Public opinion polls repeatedly find that John F. Kennedy is one of the most admired presidents in American history. But in important respects he remains an enigma. Was he an inspirational hero who avoided nuclear war or a reckless gambler who took us to the brink of Armageddon? Was he pragmatic or idealistic? A hard worker or a dilettante? Did he deserve the success he achieved or was it largely a product of his father’s fortune?
Political commentator Chris Matthews admits that in the 1960 presidential election (when he was 11 years old) he was a solid Nixon supporter despite the fact that he and the Massachusetts senator were both Roman Catholic Irish-Americans. Over time, however, his political loyalties shifted to the Democrats, and his interest in Kennedy and what made him tick increased. He writes: “A half century of political life later, my fascination with the elusive spirit of John F. Kennedy has remained an abiding one. He is both pathfinder and puzzle, a beacon and a conundrum.”
For many years, Matthews collected and analyzed the recollections of people who knew and worked with Kennedy. And as longtime chief of staff to the late House Speaker Thomas P. “Tip” O’Neill (D) of Massachusetts, the successor to Kennedy’s seat in the House, Matthews had ample opportunities. He was an avid, attentive listener who kept careful notes and records. His latest book, Jack Kennedy: Elusive Hero, is an effort to organize what he learned and, in doing so, to explain the hold that Kennedy has on America’s national psyche.
Matthews does not claim to have all the answers. But he has identified a number of characteristics and traits that Kennedy developed in response to the challenges he faced. His illnesses as a child made him self-reliant and gave him the idle time to become a dedicated student of history. He learned in high school and college that he had a gift for making close friends and attracting followers. World War II taught him that, despite his precarious health, he had “stamina and courage,” which served him well when he entered the “rough and tumble” of Massachusetts politics.
The most interesting parts of the book are the retelling of Kennedy’s initial election to the House of Representatives in 1946; his close, upset victory over Republican Henry Cabot Lodge in the 1952 Massachusetts Senate race; and his even closer triumph when he won the presidency in 1960. As a seasoned political operative, Matthews assesses Kennedy’s political career with an expert’s eye and judgment.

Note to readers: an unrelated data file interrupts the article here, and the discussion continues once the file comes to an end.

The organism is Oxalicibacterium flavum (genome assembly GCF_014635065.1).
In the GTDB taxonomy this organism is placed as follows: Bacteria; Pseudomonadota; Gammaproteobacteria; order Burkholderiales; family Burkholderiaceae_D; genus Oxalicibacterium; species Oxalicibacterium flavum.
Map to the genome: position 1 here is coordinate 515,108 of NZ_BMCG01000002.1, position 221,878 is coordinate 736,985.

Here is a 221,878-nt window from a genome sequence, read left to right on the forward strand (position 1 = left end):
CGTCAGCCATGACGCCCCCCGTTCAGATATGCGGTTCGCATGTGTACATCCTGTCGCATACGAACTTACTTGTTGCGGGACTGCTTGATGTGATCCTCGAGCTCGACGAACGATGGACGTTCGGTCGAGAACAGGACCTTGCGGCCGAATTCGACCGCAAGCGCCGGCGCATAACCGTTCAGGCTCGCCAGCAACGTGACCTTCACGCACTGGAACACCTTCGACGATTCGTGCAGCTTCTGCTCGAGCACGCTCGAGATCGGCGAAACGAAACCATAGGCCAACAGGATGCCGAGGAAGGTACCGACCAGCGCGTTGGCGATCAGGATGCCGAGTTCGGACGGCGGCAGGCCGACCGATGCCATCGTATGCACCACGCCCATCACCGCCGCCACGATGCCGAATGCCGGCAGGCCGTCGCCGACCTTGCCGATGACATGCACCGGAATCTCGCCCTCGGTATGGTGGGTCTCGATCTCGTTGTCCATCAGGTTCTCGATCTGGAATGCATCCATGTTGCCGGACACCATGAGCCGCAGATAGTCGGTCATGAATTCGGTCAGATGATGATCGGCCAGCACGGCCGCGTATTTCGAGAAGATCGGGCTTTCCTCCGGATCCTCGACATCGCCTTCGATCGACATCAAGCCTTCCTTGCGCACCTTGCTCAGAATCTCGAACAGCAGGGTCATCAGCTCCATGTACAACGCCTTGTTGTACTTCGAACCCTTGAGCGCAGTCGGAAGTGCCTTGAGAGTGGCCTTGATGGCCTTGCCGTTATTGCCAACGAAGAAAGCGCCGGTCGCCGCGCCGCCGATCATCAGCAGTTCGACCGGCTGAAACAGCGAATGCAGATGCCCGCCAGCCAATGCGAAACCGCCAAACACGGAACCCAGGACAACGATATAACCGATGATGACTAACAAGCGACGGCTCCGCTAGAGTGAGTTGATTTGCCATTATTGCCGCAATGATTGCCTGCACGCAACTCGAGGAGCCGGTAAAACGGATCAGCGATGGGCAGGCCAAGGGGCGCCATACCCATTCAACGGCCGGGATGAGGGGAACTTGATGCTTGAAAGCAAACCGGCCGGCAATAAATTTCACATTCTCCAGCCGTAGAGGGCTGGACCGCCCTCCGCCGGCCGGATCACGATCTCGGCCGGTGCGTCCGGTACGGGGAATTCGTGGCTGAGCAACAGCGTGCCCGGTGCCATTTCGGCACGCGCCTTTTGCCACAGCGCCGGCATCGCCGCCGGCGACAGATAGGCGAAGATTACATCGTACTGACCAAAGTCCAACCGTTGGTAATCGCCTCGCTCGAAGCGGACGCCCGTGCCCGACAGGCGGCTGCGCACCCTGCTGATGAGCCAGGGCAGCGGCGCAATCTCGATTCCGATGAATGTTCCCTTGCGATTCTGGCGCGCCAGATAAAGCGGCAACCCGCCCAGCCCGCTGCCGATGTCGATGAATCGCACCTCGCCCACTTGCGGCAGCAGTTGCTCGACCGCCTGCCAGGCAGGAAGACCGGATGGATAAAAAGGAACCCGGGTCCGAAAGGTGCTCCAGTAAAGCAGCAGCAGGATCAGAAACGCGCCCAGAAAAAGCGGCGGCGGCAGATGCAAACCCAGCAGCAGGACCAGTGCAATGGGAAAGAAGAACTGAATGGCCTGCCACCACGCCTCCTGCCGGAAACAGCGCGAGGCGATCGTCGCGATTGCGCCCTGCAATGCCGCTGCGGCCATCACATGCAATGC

He describes in detail the hard-nosed politics practiced by the Kennedy family, the willingness to bend the rules (in 1946, Kennedy broke into the Massachusetts State House after hours to file his nominating petitions because he’d failed to file them when the office was open), and the effort to build a comprehensive network of volunteers to advance his political career. Matthews suggests that such actions were critical to Kennedy’s success.
But despite the overwhelmingly positive picture, this is not hagiography. Matthews makes explicit the notorious womanizing, Kennedy’s abandonment of friends when he no longer needed them, and his willingness to hide serious health problems from the public despite the knowledge that they probably impaired his judgment.
A simple way to describe the weaknesses would be to say that Kennedy liked living on the edge. Matthews writes about one adventure: “The tale is a fine example of the sort of risk Jack Kennedy enjoyed taking – dangerous on the downside, with very little on the up, except for the tremendous sensation it gave, short-lived but long savored.... It was his way of coming alive and it would never change.”
Though it is arranged chronologically and covers all aspects of JFK’s all too brief life, Matthews’s book is built more on personal reminiscences rather than on more formal research. But whatever it lacks in the accouterments of an academic biography, the book is rich in thoughtful observations and insights.
Even readers who are knowledgeable about the life and times of Kennedy will come away with a much deeper and richer perspective of this legendary figure. By coupling what he learned from friends and colleagues of Kennedy with his own astute knowledge of politics, Matthews has produced a valuable addition to the literature about the life and career of our 35th president.
It is impossible to read a biography of Kennedy that is built on personal recollections of friends, colleagues, and opponents without finding similarities and differences with today’s political world. For example, the self-indulgence that Matthews finds in Kennedy has, sadly, become all too common in contemporary politics. On the other hand, Kennedy’s ability to weigh both sides of an issue and assume the legitimacy of the other side is something that one can only wish would, once again, become a feature of our national political life.